90 Miles From Tyranny : 10 Mind-Blowing Things That Happened This Week (11/23/18)

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Saturday, November 24, 2018

10 Mind-Blowing Things That Happened This Week (11/23/18)

Keeping up with the news is hard. So hard, in fact, that we’ve decided to save you the hassle by rounding up the most significant, unusual, or just plain old mind-blowing stories each week

This week, with the dust finally settled and the US midterms receding in the rearview mirror, it was time for stories from the rest of the world to take center stage once again. Away from American shores, Russia received an unexpected humiliation, Cambodia reopened some old wounds, and Papua New Guinea went more than a little nuts. But there were still at least a couple of stories coming from the States. And, once again, one of them involved guns. Quelle surprise.

10A Mass Shooting Hit A Chicago Hospital

Photo credit: Rick Majewski/Newscom

For years, 32-year-old Juan Lopez had cultivated a troubling track record of threatening people with guns.[1] Despite these warning signs, authorities failed to take his concealed carry permit away from him. On Monday, the inevitable happened. After getting in an argument with his ex-fiancee at Chicago’s Mercy Hospital, Lopez pulled out his Glock and started shooting. He didn’t stop until responding officers shot him dead. 

Lopez killed not just his ex, Doctor Tamara O’Neal, but also pharmacy resident Dayna Less and police officer Samuel Jimenez. While it’s debatable whether his actions qualified as a mass shooting (the standard definition is a shooting that results in four deaths, but not every source agrees on whether to count the perpetrator among them), they certainly qualified as yet another depressing example of American gun violence in a year that’s been full of them. 

At the heart of the story was Lopez’s clear psychological unfitness to own a firearm. He’d threatened O’Neal with a gun before. He’d threatened to shoot up his old workplace. Sadly, authorities ignored these warning signs.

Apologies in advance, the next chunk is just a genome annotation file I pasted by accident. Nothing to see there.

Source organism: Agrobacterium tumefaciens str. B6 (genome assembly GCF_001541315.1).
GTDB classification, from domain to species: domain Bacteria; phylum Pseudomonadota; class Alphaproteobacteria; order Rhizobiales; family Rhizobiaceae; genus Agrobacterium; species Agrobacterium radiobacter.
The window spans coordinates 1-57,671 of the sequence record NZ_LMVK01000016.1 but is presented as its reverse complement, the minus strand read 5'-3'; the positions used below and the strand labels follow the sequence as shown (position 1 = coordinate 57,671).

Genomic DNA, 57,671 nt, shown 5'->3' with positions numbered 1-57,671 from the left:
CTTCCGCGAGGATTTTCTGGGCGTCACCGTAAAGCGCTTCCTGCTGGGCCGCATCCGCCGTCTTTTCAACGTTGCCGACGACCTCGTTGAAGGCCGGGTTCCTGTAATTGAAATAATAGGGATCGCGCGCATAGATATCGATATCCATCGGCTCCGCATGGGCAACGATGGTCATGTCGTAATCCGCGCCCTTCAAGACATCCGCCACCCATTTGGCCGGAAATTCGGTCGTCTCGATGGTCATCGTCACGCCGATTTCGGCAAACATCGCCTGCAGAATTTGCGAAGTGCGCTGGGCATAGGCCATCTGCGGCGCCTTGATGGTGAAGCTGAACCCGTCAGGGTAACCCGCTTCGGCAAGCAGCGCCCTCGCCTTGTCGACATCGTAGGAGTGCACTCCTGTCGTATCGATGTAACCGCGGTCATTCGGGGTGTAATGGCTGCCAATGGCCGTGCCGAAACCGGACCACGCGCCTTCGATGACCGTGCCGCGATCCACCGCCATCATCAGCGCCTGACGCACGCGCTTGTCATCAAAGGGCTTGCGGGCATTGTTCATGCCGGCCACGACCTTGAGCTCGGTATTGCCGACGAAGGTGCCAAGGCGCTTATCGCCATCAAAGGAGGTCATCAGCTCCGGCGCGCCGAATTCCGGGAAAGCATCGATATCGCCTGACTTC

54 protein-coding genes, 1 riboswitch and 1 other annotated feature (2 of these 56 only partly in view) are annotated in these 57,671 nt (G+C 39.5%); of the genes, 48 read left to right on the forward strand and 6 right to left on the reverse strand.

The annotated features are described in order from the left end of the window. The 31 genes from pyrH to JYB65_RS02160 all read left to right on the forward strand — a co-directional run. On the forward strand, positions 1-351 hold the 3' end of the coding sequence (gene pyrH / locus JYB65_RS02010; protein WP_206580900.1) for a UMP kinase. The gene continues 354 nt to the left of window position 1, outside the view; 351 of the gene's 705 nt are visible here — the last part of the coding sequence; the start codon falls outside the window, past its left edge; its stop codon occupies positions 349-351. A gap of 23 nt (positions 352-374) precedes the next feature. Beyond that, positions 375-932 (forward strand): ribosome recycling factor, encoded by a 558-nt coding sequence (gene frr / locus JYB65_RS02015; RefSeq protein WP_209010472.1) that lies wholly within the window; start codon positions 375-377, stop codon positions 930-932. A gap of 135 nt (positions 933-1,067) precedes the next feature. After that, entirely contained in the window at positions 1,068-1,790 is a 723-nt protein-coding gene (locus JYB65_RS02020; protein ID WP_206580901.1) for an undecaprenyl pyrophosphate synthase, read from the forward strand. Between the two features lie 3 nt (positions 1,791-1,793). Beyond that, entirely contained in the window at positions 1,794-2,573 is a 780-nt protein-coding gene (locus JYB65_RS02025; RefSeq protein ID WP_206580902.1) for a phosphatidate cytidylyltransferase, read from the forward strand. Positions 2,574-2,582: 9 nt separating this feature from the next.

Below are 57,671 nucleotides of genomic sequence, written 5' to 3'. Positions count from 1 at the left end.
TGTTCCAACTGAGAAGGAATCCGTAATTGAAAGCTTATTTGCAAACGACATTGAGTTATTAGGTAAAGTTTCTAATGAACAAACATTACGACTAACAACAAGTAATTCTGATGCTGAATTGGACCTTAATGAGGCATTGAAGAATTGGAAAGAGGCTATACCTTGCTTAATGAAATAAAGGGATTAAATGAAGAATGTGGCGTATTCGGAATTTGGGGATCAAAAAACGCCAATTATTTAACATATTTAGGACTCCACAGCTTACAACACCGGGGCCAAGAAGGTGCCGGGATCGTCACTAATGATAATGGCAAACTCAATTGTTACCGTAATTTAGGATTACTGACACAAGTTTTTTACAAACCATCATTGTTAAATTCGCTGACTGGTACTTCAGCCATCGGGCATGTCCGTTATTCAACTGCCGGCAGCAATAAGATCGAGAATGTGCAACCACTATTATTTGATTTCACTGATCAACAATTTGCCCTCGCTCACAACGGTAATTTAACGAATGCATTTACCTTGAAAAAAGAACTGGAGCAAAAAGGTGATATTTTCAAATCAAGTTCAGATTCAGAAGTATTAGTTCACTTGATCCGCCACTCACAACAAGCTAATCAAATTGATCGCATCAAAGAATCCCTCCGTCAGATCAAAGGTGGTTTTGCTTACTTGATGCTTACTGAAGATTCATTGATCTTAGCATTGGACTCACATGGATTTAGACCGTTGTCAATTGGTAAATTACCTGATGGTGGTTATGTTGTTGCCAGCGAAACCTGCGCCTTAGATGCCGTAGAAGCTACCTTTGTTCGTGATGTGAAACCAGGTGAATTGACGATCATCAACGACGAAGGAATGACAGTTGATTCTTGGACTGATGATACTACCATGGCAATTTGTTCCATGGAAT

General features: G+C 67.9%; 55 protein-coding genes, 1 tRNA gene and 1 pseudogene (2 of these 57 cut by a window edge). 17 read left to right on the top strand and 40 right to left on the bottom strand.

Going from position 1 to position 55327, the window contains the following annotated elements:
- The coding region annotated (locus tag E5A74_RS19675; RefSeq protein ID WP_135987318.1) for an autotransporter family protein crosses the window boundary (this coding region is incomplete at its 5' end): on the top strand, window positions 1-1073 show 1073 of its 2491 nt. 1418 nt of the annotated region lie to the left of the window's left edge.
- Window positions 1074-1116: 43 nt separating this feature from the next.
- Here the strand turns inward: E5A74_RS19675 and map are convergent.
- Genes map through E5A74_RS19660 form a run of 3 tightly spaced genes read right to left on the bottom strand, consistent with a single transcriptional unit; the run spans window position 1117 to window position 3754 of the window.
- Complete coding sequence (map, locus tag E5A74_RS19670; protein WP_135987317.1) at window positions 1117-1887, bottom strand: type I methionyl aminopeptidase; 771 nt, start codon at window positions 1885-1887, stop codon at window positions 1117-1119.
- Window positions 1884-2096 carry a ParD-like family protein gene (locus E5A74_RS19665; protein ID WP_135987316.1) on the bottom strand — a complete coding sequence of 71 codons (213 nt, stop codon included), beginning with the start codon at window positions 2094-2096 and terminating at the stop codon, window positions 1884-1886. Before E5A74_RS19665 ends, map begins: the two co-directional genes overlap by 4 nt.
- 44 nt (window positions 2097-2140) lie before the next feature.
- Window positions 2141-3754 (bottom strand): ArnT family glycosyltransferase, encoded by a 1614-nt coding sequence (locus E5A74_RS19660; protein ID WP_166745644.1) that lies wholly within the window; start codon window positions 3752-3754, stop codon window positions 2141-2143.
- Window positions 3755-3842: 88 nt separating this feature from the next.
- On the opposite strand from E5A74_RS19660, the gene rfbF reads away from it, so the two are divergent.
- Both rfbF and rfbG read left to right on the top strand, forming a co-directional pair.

9Russia Lost The Interpol Presidency In A Shocking Vote

Photo credit: Kang Kyung-kook/AP

Back in September, Interpol’s president mysteriously vanished in his native China. Aside from showing that Beijing is super serious about going after anyone who stands against it, the disappearance of Meng Hongwei meant Interpol suddenly had a vacant seat at the head of the table.

This week, all 94 member nations voted on who would replace Hongwei. Going in, the strong favorite was Russia’s Alexander Prokopchuk, already vice president of Interpol. Although the US and some European nations campaigned against him, it was believed the vote was in the bag.

Well, it wasn’t. In a shock move, Interpol’s presidency instead went to its Asian VP, South Korea’s Kim Jong-yang.[2] The debacle demonstrated just how severely isolated Moscow has become following the attempted nerve agent assassination of a spy in Britain.

There was more drama at the summit on the sidelines. While Russia was getting locked out of the presidency, Russian allies Serbia were ensuring Kosovo’s application to join the body was rejected. Pristina has responded by slapping 100-percent tariffs on goods from Serbia.

8PNG’s Parliament Was Attacked By Its Own Security Forces

Photo credit: AFP

In the normal course of things, a nation’s security forces are the guys meant to stop protestors from smashing the Parliament up. But things are rarely normal in Papua New Guinea (PNG), an impoverished nation that ranks as one of the poorest countries in the world. On Tuesday, hundreds of police officers and soldiers stormed the Parliament in Port Moresby. Their reason? The government hadn’t paid their wages.[3]

Earlier this month, PNG hosted the Apec summit, an important gathering of Pacific nations that is traditionally very expensive to police. To ensure that none of Port Moresby’s violent criminal gangs made off with the delegates or anything, the government promised thousands of police and army regulars a 350-kina ($104) bonus to police the event. They then failed to pay up. Security forces took out their frustration on the Parliament.

Windows and furniture were smashed during the hours-long riot, and a small number of lawmakers were beaten up. The government seems to have now gotten the message, promising to pay bonuses as soon as possible.

7We Redefined The Kilogram

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